Pop culture obsessives writing for the pop culture obsessed.
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Studies in genetics over the past 20 years have involved some of the most exciting and potentially transformative advances in the history of science. The birth of Dolly the cloned sheep (exactly two decades ago) ushered in a new era of human understanding, one that may revolutionize animal conservation and challenge the idea of extinction as a point of no return. Any account of these advancements and the science behind them is compelling material on its own—so naturally, it’s time for Hollywood to take that true story and make it absolutely fucking ridiculous.

Deadline reports Fox has purchased the rights to Woolly: The True Story Of The De-Extinction Of One Of History’s Most Iconic Creatures. It’s a forthcoming book by Ben Mezrich, acclaimed author of Bringing Down The House and Accidental Billionaires, the nonfiction tomes that were adapted into the films 21 and The Social Network. And while those movie embellished their respective accounts of already fascinating source material, Woolly promises to take a similar approach to verisimilitude, and then add giant rampaging prehistoric beasts on top of it all. Weirdly, rather than explaining it by saying, “Yeah, you know Jurassic Park? Then we’re all good here,” the story is instead described as “Part Jurassic Park, part Indiana Jones,” possibly for copyright infringement purposes. It’s a thriller in which “a geneticist and his team of young Harvard scientists have set out to do the impossible: Bring the woolly mammoth back from extinction, intending to populate a huge tract of the Siberian tundra (known as Pleistocene Park) as a hedge against a ticking time bomb that’s hidden deep within the permafrost.”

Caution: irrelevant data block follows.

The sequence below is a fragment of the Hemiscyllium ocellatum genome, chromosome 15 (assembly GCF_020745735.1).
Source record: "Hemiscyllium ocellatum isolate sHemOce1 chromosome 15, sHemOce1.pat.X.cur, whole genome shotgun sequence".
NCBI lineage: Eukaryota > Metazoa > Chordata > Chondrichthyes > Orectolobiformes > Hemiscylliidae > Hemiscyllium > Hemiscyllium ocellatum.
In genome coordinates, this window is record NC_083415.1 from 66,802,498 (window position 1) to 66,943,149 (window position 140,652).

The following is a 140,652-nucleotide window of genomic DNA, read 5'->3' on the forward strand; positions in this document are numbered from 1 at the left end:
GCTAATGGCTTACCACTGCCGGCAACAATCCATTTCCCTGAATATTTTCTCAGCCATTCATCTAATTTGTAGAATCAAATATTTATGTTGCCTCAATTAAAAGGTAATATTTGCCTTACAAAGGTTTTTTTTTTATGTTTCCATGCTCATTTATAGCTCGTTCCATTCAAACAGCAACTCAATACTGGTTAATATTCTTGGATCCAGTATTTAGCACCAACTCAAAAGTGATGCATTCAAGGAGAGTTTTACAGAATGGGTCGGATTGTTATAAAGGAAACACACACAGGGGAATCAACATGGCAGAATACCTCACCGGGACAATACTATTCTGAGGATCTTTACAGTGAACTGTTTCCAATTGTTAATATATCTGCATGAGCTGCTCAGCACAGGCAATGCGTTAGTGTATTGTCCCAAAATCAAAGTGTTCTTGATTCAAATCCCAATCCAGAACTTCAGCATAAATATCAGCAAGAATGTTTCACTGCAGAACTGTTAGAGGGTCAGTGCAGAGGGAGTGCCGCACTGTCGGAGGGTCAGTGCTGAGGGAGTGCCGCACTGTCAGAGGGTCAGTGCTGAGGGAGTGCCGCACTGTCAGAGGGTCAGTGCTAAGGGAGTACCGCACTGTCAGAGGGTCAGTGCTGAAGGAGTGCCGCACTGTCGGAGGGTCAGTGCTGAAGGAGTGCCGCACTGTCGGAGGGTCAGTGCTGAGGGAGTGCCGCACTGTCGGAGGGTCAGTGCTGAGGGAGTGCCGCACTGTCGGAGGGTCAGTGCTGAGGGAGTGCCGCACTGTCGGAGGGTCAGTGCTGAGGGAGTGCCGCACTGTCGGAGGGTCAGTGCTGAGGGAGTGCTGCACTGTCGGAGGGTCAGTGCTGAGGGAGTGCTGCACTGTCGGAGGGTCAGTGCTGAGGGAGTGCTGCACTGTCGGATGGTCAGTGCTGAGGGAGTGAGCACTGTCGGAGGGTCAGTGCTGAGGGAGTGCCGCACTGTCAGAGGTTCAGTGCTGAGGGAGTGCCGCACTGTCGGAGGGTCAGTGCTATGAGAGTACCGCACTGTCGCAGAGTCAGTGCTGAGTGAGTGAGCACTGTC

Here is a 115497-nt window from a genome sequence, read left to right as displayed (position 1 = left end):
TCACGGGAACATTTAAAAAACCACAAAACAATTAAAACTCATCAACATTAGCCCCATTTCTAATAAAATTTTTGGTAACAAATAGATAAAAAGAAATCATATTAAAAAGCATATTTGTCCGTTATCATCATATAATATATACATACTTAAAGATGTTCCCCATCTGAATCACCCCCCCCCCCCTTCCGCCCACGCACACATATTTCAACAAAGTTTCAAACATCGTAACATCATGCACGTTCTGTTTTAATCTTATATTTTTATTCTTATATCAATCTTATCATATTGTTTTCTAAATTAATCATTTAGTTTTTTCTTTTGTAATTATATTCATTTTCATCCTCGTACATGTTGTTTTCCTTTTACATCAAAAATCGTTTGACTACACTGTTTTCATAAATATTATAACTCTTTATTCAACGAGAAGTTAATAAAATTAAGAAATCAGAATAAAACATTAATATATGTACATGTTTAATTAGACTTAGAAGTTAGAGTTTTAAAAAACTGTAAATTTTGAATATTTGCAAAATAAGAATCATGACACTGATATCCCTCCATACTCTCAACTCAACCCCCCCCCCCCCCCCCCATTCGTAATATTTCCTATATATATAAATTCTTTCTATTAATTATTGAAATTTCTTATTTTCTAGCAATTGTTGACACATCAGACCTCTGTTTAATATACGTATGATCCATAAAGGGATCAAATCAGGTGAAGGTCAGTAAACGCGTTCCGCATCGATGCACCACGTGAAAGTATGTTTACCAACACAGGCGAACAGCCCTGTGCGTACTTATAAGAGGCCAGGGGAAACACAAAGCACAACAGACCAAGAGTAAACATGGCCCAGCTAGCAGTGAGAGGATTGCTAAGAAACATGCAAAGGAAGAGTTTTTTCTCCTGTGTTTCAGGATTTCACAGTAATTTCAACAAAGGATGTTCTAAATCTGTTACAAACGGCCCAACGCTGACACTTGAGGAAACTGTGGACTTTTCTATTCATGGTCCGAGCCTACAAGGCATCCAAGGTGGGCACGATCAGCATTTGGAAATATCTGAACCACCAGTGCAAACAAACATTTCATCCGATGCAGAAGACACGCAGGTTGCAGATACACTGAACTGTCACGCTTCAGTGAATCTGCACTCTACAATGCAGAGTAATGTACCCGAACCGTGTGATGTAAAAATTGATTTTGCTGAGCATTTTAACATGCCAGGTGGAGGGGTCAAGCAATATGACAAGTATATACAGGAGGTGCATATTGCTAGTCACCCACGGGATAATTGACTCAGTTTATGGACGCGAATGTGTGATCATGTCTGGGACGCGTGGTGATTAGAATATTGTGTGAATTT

While that “Pleistocene Park” bit makes the borrowing from Michael Crichton’s famous story seem especially egregious, it’s actually the name of the real scientific project in which an attempt is being made to restore the mammoth steppe ecosystem. In addition, the plan to bring back a woolly mammoth has become a viable plan for scientists, and Mezrich’s book, due to be released next fall by Simon & Schuster, doubtless gets into the astounding details of this profound achievement in scientific progress. But those pesky details aren’t as fun on celluloid as watching live woolly mammoths chase people across the tundra, so instead we’ll get a CGI extravaganza. It will be interesting to watch Woolly come up with alternative ways of saying, “Life finds a way,” likely uttered by Matthew Gray Gubler, the poor man’s Jeff Goldblum. “De-extinction discovers a path,” he’ll murmur, clad in a leather jacket, as mammoth eggs litter the screen and Stanley Tucci does something in the background.

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